Benjamin Franklin Papers
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To Benjamin Franklin from Thomas Bond, 24 September 1779

From Thomas Bond8

ALS: American Philosophical Society

Philadelphia Septemr. 24. 1779

Dear Sir

The Departure of your very worthy & very Sensible Friend, the Sieur Gerard affords me an Opportunity of telling you, that your Thursday Night Associates had the Pleasure of hearing from Mr. Joseph Wharton of your Health & affectionate Remembrance of them, who also told us we might Expect to See You again amongst Us, an event which would give us the highest Satisfaction.9 Luke Morris Says we cannot do without You & that you must Come. Hugh Roberts desires me to tell you he is become Old, or he would Write to you, he does not concern himself with Public Affairs, he is So much Engaged in Monthly Meeting, Committees & Setting Negroes free, he Scarcely goes to the Point twice a Year, and is become a real Philosopher.1 Phil Syng2 is well. S. Roads3 is a good Whig & Sends his love to You. Poor Israel4 is no more; his loss to the Quakers is Great; there is a great Revolution among us, the Great are become little, & little Great; The Poor are the happiest People Among us.5 Our Poor house & Hospitals are almost untenanted. I can Scarce Support my Clinical Lectures in the latter, without hiring the Sick to go into it: And shall be Obliged to give up my Demonstrations of MidWifery, for Want of Subjects in the lying in Wards. Mr. Gerard was elected a fellow of the American Philosophical Society. We presented him with an elegant Certificate, & a Volume of the Transactions neatly & emblematically bound with which he Seemed Pleased.6 From Seeing the many Objections yet made to Inoculation especially in France, a Country I love, I wrote an Essay in Defence of it, & presented it to my Kind Friend the Minister, who will Shew it to You,7 I am Certain the Contents of it are important; but I fear it is incorrect, being wrote in haste under perpetual Interruptions of Business, I therefore beg you to give it a friendly reading &ca.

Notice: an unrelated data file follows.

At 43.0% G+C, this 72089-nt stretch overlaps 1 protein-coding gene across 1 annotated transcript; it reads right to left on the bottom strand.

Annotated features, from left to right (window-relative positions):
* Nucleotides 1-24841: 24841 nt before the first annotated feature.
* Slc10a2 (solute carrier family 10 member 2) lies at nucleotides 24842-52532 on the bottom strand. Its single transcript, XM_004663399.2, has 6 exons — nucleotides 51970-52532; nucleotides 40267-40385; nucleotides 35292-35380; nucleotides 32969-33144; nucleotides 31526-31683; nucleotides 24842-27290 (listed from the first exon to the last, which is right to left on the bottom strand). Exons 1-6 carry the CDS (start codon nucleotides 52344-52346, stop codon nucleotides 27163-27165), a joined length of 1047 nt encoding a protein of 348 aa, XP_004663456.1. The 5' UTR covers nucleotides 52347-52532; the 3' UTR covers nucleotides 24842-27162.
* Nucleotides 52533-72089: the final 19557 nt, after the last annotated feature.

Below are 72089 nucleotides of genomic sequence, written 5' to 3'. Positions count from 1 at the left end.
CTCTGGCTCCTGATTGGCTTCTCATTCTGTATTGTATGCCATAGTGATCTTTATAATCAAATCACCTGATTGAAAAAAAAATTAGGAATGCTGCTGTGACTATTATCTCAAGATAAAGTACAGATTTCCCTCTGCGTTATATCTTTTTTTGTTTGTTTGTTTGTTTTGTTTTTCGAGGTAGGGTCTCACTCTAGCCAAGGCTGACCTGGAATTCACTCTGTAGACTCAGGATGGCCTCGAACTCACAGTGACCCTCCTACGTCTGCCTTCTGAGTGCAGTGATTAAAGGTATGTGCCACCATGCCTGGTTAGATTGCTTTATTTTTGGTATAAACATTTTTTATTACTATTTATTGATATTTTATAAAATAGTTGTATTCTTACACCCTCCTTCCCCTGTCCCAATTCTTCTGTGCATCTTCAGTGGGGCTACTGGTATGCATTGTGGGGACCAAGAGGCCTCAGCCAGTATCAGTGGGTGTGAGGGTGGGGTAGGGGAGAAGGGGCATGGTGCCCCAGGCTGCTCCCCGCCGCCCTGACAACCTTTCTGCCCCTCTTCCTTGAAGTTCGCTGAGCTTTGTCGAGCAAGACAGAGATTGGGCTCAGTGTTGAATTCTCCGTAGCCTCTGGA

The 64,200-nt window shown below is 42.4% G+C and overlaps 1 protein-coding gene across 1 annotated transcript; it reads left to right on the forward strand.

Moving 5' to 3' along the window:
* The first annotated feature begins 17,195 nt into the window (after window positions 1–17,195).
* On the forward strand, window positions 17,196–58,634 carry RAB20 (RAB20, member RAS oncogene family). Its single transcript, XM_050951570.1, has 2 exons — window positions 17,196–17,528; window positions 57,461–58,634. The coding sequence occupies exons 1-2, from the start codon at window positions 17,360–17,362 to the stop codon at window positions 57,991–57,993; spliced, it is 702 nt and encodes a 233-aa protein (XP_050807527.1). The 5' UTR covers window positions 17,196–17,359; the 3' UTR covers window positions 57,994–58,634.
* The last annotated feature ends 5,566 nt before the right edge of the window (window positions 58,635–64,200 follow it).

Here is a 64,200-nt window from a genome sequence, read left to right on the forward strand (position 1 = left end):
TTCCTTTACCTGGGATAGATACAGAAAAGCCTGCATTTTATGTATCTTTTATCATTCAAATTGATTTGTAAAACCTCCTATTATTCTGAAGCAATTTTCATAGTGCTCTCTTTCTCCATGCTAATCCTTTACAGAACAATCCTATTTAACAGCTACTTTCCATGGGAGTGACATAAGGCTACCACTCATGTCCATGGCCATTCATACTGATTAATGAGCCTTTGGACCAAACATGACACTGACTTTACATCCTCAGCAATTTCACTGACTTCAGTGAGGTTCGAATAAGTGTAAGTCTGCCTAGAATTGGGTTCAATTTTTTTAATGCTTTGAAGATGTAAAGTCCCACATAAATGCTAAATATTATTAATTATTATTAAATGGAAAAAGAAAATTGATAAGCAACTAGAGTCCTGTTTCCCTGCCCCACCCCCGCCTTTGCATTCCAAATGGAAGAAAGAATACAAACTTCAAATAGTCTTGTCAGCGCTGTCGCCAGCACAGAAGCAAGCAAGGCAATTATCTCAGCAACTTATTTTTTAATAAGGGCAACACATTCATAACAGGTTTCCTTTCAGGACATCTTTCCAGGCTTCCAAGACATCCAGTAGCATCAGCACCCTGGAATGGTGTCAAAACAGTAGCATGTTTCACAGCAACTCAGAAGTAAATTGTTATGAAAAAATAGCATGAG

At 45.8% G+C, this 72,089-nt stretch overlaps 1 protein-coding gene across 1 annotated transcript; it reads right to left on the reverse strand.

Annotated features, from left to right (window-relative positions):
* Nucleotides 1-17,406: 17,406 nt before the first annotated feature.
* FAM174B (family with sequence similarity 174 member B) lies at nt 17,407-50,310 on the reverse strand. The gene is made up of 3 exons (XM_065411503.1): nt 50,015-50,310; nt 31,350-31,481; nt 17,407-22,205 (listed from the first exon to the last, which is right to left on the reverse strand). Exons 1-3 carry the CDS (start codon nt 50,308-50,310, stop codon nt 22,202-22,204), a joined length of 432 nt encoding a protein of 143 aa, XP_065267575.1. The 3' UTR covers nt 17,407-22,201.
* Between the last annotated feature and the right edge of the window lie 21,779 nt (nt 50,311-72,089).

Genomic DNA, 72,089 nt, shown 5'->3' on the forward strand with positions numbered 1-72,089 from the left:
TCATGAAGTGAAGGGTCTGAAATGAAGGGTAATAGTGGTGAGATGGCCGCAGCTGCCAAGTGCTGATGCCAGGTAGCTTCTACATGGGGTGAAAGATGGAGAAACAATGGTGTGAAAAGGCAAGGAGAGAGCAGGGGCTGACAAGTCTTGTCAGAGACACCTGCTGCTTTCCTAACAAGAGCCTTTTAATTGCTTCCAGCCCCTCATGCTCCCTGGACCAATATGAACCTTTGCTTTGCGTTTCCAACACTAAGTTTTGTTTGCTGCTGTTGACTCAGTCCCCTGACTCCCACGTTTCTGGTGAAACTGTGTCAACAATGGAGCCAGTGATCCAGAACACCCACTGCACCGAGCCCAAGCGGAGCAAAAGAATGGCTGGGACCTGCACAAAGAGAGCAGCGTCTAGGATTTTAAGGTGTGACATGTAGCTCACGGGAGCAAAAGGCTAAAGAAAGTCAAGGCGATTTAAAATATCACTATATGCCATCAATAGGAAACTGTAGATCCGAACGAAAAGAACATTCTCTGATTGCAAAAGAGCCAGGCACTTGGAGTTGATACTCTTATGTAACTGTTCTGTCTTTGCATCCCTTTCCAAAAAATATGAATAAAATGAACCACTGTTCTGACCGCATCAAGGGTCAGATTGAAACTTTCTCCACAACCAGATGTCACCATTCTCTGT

When General Howe came to the Banks of the Delaware I Sent my Family with good Mrs. Venables8 to Allentown near Bethlehem, where they remained very Conveniently for two Years. I am now happy with Mrs. Bond & my Grand Children about me. Mrs. Martin & her two Children9 are in Burlington; they all present their Love to You. I hope the Prospect of a more frequent literary Correspondence betwixt us & Europe brightens, & that we shall be Soon again furnished with the Improvements & Publications of the learned World, Which we Should be extremely Obliged to them & You, for I am dear Sir Your very affectionate humble Servt.

Th Bond.

Notation: Th: Bond 24 Sept 79

[Note numbering follows the Franklin Papers source.]

8Bond, an old associate of BF’s, was an original member of the APS, a trustee of the College of Philadelphia, and a principal founder of the Pennsylvania Hospital.

9The “Thursday Night Associates” might be an informal continuation of the Junto. That club initially had met on Fridays: Autobiog., p. 116.

1Luke Morris and Hugh Roberts were early members of BF’s Union Fire Company. Roberts had a country place at “the Point” (or Point-No-Point) near where Frankford Creek joins the Delaware. Information kindly supplied by Whitfield J. Bell, Jr.

2A former member of the Junto and Union Fire Company, as well as ex-treasurer of the APS.

3The builder who had supervised construction of BF’s house.

4Israel Pemberton, Jr., a charter member of the Library Company, manager of the Pennsylvania Hospital, and member of the APS, died on April 22, 1779: DAB.

5The “great Revolution” was the seizure of political control over the city by the Radical Party. By an almost ten to one margin they won an Aug. 2 general election of a 120-member committee on price regulations and set about limiting the amount of money in circulation. Meanwhile the radicals laid plans to ship to New York the wives and children of Loyalists in exile: Robert L. Brunhouse, The Counter-Revolution in Pennsylvania 1776–1790 (Harrisburg, 1942), pp. 72–5.

6He was elected on April 16, 1779. The certificate and bound volume of the APS Transactions with which he was subsequently presented cost the society $36 (undoubtedly specie dollars): Meng, Despatches of Gérard, p. 645n.

7A translation was published as Défense de l’inoculation, et relation des progrès qu’elle a fait à Philadelphie en 1758 (Strasbourg, 1784). It was also translated into German: Elizabeth H. Thomson, “Thomas Bond, 1713–84: First Professor of Clinical Medicine in the American Colonies,” Journal of Medical Education, XXXIII (1958), 614–24.

8A relative of Thomas and Sarah Bond; see XXVI, 590n.

9Elizabeth Bond Martin (b. 1736) was Bond’s daughter by his first wife. She married Dr. John Martin of Maryland in 1765 and had two children, Susan and William Bond Martin. Information kindly supplied by Dr. Bell.

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